Pinterest tips for bloggers wanting to use Pinterest for business, tricks and ideas on how to use the site | Pinterest manager services for business owners
Now some people do include a link in their bio and it’s a subject of debate because it isn’t clickable. It’s up to you if you add a link but it will use your character count up and there’s only 160 to start. Maybe you want to try with and without, see if anyone clicks by using a UTM code on it (and a link shortener like Bit.ly).
Pinterest keywords and boards
The next place you need to use your Pinterest keywords are in your board descriptions – but note, only use the keywords relevant to that board, not your general ones. So if the board is about Facebook, don’t use a load of keywords mentioning Pinterest in it.
Again, there are different ideas about how to write these descriptions. But the content writer in me always tends towards properly written things so I write as I would in a blog post. I use the same search bar system to look for keywords relevant to the board and then make them into a description. Add it to the board with the edit feature (the little pen icon) and this will help your board show up in another of those four sections – Boards.
Keywords and Pins
The final layer of keywording is for your actual pins and again this should be specific to the content of the pin. No point keywording for a dog bed when you are Pinning a cat food bowl – people won’t like it and neither will Pinterest.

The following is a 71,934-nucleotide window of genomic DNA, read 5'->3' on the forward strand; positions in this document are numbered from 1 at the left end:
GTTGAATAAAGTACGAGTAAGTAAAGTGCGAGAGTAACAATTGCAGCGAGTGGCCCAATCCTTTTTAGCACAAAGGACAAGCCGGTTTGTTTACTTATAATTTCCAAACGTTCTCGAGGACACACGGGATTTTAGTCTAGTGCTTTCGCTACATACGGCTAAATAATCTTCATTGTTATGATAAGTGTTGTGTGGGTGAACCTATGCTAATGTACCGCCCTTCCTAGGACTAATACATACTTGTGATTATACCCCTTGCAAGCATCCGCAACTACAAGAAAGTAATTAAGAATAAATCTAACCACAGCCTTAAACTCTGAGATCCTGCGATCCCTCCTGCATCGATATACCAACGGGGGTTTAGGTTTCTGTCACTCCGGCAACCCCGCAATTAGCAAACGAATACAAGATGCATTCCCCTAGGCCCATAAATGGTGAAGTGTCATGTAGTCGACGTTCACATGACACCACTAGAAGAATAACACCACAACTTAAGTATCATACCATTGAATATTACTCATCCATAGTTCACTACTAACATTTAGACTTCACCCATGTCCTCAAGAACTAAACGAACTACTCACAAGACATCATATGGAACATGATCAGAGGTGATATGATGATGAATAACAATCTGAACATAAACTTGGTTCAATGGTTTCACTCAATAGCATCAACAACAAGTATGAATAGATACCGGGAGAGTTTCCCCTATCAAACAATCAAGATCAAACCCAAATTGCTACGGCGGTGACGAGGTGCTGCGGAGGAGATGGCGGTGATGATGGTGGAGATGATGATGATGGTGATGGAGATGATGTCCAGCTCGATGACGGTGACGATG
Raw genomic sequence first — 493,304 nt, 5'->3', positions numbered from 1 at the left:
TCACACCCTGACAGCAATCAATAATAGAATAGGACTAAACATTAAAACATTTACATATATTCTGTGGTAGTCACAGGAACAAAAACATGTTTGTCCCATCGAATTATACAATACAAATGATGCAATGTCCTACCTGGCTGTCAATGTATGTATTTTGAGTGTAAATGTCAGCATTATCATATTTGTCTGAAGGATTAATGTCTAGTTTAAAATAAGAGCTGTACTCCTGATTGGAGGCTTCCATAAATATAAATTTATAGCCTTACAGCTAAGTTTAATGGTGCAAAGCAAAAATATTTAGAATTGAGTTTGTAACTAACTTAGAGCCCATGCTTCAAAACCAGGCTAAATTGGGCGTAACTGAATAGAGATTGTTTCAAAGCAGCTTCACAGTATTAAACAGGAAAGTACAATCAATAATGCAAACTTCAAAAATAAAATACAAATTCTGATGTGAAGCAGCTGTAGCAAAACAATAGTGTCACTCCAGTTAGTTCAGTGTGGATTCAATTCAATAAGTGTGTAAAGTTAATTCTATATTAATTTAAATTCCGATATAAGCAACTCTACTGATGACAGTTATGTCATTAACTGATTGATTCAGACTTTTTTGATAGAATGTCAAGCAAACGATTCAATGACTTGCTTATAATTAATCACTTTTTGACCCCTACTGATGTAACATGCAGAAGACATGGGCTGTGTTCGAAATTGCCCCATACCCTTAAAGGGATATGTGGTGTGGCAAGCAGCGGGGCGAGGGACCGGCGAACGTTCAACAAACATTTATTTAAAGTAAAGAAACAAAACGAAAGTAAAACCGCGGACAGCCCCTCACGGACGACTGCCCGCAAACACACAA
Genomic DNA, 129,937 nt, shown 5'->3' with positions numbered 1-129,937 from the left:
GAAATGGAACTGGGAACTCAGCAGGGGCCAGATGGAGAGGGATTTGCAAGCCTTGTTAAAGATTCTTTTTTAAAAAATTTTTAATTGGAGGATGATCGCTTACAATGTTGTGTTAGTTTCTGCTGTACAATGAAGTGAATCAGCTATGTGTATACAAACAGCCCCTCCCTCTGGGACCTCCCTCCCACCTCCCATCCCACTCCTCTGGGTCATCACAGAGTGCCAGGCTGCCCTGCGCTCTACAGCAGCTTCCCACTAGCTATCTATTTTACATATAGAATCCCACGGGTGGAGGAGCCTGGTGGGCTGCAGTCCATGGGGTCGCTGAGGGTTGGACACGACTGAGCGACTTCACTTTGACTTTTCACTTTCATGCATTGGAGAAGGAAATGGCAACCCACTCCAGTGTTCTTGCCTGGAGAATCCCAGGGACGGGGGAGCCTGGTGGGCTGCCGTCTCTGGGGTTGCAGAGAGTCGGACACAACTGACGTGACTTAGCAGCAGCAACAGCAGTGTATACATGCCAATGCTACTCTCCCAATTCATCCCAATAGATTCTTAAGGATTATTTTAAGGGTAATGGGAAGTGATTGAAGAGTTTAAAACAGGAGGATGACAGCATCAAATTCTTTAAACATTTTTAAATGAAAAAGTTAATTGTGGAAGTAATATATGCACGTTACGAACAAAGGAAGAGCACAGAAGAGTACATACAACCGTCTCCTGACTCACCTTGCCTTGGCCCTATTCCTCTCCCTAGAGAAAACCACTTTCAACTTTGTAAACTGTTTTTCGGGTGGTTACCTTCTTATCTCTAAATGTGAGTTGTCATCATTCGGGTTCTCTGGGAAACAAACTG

Think of your Pin description as a little advert for your blog post. Make it interesting, feature relevant keywords in a natural way and make sure it automatically populates when people Pin from your site. There are a few ways to do this that we’ll go into more detail about later but the quick and easy way is to put your Pin description in the ALT text box of the image when you add it to the post. And these descriptions will help you show up in the All Pins section of the search as well as the Your Pins area (a good way to check your descriptions are doing their job).
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Test and change
One of the great things about Pinterest is that you can test and change things. I definitely recommend creating more than one Pin for each blog post and you can then try different descriptions with different, relevant keywords in them. See which one does best and look for patterns – is it the design or the description? You can always change the description if certain keywords do better than others!
If you find this is a bit of a nightmare for you, don’t worry! I offer a range of Pinterest management services and can help you get the hang of it all – or even do it all for you. Reach out to me on my contact form and we can chat about what you need!
Need to get the hang of Pinterest keywords?
Sign up for my free newsletter and you get free access to my Pinterest keyword checlist to learn what goes where - and more!